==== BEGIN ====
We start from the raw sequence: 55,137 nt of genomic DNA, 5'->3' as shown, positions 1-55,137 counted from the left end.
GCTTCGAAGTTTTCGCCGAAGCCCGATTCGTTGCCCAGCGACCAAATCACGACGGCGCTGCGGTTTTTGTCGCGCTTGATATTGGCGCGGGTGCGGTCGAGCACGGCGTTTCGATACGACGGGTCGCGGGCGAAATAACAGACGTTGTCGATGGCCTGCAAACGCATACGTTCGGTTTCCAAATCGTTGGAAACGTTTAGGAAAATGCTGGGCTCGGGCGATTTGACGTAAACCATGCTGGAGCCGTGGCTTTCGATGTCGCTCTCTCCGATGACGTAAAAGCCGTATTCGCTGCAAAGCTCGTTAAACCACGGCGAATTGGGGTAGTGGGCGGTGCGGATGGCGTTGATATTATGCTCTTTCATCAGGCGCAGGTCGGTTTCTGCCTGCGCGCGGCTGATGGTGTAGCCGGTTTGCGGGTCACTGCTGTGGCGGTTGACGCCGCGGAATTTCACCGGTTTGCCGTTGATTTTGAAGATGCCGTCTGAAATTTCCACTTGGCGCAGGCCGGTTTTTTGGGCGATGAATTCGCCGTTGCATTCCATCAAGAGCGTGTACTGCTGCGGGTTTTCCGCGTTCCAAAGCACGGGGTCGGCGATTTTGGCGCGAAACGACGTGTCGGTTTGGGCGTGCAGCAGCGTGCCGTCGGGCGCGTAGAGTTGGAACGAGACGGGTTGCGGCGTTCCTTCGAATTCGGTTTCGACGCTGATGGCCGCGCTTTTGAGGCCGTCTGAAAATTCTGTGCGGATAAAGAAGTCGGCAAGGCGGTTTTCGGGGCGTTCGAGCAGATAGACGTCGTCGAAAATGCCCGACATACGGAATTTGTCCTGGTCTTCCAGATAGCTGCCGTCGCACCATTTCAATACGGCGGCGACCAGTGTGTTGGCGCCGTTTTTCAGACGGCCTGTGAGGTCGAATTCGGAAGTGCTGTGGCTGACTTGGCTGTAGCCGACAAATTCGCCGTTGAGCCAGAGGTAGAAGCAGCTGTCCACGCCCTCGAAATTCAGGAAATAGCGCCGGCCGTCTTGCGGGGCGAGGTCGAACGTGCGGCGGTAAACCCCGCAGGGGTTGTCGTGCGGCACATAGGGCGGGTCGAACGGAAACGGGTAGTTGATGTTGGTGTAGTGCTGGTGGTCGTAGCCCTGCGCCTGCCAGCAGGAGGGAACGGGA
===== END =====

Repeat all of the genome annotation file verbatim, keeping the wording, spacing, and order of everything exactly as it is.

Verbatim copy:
We start from the raw sequence: 55,137 nt of genomic DNA, 5'->3' as shown, positions 1-55,137 counted from the left end.
GCTTCGAAGTTTTCGCCGAAGCCCGATTCGTTGCCCAGCGACCAAATCACGACGGCGCTGCGGTTTTTGTCGCGCTTGATATTGGCGCGGGTGCGGTCGAGCACGGCGTTTCGATACGACGGGTCGCGGGCGAAATAACAGACGTTGTCGATGGCCTGCAAACGCATACGTTCGGTTTCCAAATCGTTGGAAACGTTTAGGAAAATGCTGGGCTCGGGCGATTTGACGTAAACCATGCTGGAGCCGTGGCTTTCGATGTCGCTCTCTCCGATGACGTAAAAGCCGTATTCGCTGCAAAGCTCGTTAAACCACGGCGAATTGGGGTAGTGGGCGGTGCGGATGGCGTTGATATTATGCTCTTTCATCAGGCGCAGGTCGGTTTCTGCCTGCGCGCGGCTGATGGTGTAGCCGGTTTGCGGGTCACTGCTGTGGCGGTTGACGCCGCGGAATTTCACCGGTTTGCCGTTGATTTTGAAGATGCCGTCTGAAATTTCCACTTGGCGCAGGCCGGTTTTTTGGGCGATGAATTCGCCGTTGCATTCCATCAAGAGCGTGTACTGCTGCGGGTTTTCCGCGTTCCAAAGCACGGGGTCGGCGATTTTGGCGCGAAACGACGTGTCGGTTTGGGCGTGCAGCAGCGTGCCGTCGGGCGCGTAGAGTTGGAACGAGACGGGTTGCGGCGTTCCTTCGAATTCGGTTTCGACGCTGATGGCCGCGCTTTTGAGGCCGTCTGAAAATTCTGTGCGGATAAAGAAGTCGGCAAGGCGGTTTTCGGGGCGTTCGAGCAGATAGACGTCGTCGAAAATGCCCGACATACGGAATTTGTCCTGGTCTTCCAGATAGCTGCCGTCGCACCATTTCAATACGGCGGCGACCAGTGTGTTGGCGCCGTTTTTCAGACGGCCTGTGAGGTCGAATTCGGAAGTGCTGTGGCTGACTTGGCTGTAGCCGACAAATTCGCCGTTGAGCCAGAGGTAGAAGCAGCTGTCCACGCCCTCGAAATTCAGGAAATAGCGCCGGCCGTCTTGCGGGGCGAGGTCGAACGTGCGGCGGTAAACCCCGCAGGGGTTGTCGTGCGGCACATAGGGCGGGTCGAACGGAAACGGGTAGTTGATGTTGGTGTAGTGCTGGTGGTCGTAGCCCTGCGCCTGCCAGCAGGAGGGAACGGGA